Defrosting Emergency, Giant Opah!

Our company started processing a few fish at a time for a “direct to consumer” product that serviced a few hundred customers a month. Recently we struck a deal with our first large wholesale customer and things got big fast. After permitting and certifications were ironed out, we got 7000lbs+ of opah Frozen in Gaylord bins of about 1200lbs each. I have started trying to defrost them but if I move them from the freezer (-6f) to the fridge (38f) the defrost time is extremely long.
I have found that the outside of the fish starts to defrost in the first couple days but the core of the fish can stay solid for more than a week. This is unsafe and has ruined some of our products already.
Does anyone have a solution for how to speed up the defrost time for these fish in an FDA NSF approved fashion?

Notes of our setup:
We share freezer and fridge space in a commercial kitchen setup
I only have 200 sqft of space that is our private kitchen
I only have one sink basin that is too small for the fish to fit (except for the dish pit which is off-limits)
I only have two table areas to fillet and defrost on.
I am limited on capitol currently so cost-effective methods are appreciated
I’m also part owner of a small engineering firm and have access to a full machine shop with CNC and welding capabilities if you have an idea that can be fabricated cheaply.

Acquire or weld up a sanitary bin large enough to hold the Opah. Fill with clean chlorinated saltwater if available or make a clean brine if not. Place the Opah in the water filled bin in the refrigerator. The water will thaw out the inside of the fish. Add the above to your HACCP plan. Dispose of the water/clean the container after each batch of fish.

What a shame…opah is possibly my favorite fish to eat…somewhat hard to find. It fetches a good price in the market too.

How much do you need to defrost in any given batch and how frequently will you need to do so?

I second the idea of a water bath if some sort. If you need to up your quantities put them in a rolling bin that you can get into the walk-in fridge.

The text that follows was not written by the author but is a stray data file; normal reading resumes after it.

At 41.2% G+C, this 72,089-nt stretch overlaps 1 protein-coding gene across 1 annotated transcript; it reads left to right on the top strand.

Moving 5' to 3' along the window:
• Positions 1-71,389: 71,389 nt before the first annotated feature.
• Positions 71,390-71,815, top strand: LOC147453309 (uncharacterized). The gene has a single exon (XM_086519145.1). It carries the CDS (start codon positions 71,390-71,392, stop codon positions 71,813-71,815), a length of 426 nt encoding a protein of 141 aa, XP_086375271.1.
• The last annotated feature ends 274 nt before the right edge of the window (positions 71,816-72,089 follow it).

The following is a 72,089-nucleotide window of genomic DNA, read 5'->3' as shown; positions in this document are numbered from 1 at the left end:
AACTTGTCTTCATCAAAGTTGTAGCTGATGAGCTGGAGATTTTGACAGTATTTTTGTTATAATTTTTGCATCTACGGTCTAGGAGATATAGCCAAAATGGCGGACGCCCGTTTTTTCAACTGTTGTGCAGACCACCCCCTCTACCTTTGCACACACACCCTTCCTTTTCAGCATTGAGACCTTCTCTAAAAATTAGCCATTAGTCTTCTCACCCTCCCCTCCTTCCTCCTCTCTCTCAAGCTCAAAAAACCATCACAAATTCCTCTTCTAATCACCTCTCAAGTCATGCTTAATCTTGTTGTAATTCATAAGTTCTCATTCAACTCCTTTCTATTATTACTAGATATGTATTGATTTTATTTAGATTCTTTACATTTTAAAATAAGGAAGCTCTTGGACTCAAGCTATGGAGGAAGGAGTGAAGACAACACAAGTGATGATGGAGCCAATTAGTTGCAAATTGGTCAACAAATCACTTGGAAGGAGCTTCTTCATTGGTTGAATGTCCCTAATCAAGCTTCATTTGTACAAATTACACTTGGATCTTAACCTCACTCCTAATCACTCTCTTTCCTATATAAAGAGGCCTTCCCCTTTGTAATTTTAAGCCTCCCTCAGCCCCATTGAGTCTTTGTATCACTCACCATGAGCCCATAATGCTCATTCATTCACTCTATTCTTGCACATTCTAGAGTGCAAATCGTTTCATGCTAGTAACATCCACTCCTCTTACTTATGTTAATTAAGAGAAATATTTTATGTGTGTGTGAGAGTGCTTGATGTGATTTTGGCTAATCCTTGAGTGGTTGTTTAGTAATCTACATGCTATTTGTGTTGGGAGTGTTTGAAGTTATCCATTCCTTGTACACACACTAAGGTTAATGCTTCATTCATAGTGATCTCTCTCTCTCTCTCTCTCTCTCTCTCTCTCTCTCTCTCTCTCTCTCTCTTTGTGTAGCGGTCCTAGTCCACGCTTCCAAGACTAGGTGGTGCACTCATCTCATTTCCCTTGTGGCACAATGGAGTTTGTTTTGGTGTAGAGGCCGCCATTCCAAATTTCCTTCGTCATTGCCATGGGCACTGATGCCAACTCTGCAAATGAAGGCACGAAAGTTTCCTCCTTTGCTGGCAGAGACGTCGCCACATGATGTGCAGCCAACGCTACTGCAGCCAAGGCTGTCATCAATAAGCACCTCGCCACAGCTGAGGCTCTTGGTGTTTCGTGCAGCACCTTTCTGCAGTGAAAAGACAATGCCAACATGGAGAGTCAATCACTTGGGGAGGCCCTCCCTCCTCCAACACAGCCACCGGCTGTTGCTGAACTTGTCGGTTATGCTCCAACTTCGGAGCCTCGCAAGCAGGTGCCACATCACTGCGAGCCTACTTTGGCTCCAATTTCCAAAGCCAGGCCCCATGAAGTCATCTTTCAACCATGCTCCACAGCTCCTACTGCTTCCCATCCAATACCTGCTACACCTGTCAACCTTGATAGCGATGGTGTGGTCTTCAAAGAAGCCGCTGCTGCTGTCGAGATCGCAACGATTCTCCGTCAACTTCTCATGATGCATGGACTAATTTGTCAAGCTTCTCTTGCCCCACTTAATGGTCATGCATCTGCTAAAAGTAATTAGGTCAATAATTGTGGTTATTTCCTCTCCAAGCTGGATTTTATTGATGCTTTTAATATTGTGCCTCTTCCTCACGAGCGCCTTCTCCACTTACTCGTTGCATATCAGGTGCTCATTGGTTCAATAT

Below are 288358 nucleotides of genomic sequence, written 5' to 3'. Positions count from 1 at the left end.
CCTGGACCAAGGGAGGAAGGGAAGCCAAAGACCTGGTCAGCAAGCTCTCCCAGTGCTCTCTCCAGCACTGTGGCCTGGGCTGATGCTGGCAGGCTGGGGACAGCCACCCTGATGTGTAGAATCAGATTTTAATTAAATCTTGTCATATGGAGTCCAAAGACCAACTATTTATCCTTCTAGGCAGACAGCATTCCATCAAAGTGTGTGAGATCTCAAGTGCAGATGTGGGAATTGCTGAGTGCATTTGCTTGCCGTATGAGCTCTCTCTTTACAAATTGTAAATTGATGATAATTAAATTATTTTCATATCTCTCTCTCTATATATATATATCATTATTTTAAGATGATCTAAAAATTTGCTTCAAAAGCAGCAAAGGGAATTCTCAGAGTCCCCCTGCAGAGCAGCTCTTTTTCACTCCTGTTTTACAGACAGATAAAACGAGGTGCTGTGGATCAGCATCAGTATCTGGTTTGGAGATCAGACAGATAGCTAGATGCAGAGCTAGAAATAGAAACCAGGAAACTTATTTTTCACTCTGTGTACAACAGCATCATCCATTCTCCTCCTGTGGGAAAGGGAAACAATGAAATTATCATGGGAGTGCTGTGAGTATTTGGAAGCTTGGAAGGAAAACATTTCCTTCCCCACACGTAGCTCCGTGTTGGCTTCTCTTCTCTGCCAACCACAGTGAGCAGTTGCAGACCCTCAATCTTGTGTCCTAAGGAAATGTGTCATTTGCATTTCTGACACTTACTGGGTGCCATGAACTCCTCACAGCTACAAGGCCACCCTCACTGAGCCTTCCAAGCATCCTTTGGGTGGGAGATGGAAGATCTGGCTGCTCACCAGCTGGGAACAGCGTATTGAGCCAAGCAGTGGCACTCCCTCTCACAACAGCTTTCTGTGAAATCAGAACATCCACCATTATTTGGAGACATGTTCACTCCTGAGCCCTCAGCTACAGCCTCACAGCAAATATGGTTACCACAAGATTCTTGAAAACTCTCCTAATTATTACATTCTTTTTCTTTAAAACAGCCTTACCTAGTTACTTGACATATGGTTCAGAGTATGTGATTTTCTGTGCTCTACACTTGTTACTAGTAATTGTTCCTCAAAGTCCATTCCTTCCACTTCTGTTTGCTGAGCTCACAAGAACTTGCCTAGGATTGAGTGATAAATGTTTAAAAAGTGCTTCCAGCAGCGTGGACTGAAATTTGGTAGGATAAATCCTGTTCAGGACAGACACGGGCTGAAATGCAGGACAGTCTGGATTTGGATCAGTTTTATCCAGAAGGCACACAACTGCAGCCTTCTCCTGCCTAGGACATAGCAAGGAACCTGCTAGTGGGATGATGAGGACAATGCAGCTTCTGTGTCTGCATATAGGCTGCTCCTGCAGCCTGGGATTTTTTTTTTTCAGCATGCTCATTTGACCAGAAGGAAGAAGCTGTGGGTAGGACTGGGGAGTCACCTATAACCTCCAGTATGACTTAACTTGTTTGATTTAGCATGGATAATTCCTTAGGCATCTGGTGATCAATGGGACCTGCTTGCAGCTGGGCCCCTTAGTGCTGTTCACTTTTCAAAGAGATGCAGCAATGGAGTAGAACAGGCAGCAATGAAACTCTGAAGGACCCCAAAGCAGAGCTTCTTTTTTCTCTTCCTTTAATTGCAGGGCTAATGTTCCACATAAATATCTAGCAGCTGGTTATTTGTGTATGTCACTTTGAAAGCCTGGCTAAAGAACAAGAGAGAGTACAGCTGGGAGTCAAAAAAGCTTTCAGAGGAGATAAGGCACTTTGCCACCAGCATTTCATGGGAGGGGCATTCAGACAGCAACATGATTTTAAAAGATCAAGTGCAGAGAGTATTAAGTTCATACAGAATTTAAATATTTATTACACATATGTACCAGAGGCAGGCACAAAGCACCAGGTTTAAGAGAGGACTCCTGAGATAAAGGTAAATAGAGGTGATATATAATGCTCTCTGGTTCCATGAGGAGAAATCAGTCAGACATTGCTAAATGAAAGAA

One of the great things about this forum is the wealth of different types of seafaring involved.
I have absolutely no idea what an opah is and over here Gaylord has nothing to do with bins.

Smaller bins? I know you’re up to large totes. But for this specific use to have small lots defrosted promptly small batch freeze seems to be the answer. Are you sure that this is the correct process? Wouldn’t IQF be the ticket? Then you can store and select specific portions to thaw.

If you like seafood and ever see it in the market or a restaurant, try it. You won’t be disappointed.
They are caught on rod and reel incidentally sometimes…really cool looking fish and fun if you luck out hooking one.

Seems to me that vacuum bagged and submerged in cold water while refrigerated would be best. Unit separation and mass reduction is very important. I’ve noticed that a piece of salmon and a piece of Mahi will defrost at greatly different rates, with the higher oil content salmon portion defrosting throughout much faster. I often prepare a portion of salmon and a portion of mahi for a lunch. Both are individually vacuum bagged and frozen. If placed in the refrigerator to thaw overnight, after approximately 15 hours, the salmon will be thawed and the mahi will still be frozen in the center. If similar servings are submerged in a container of water, they will both be defrosted in about 3 hours, although I’m sure the salmon defrosted earlier. Without the vacuum bag, the fish would become mushy.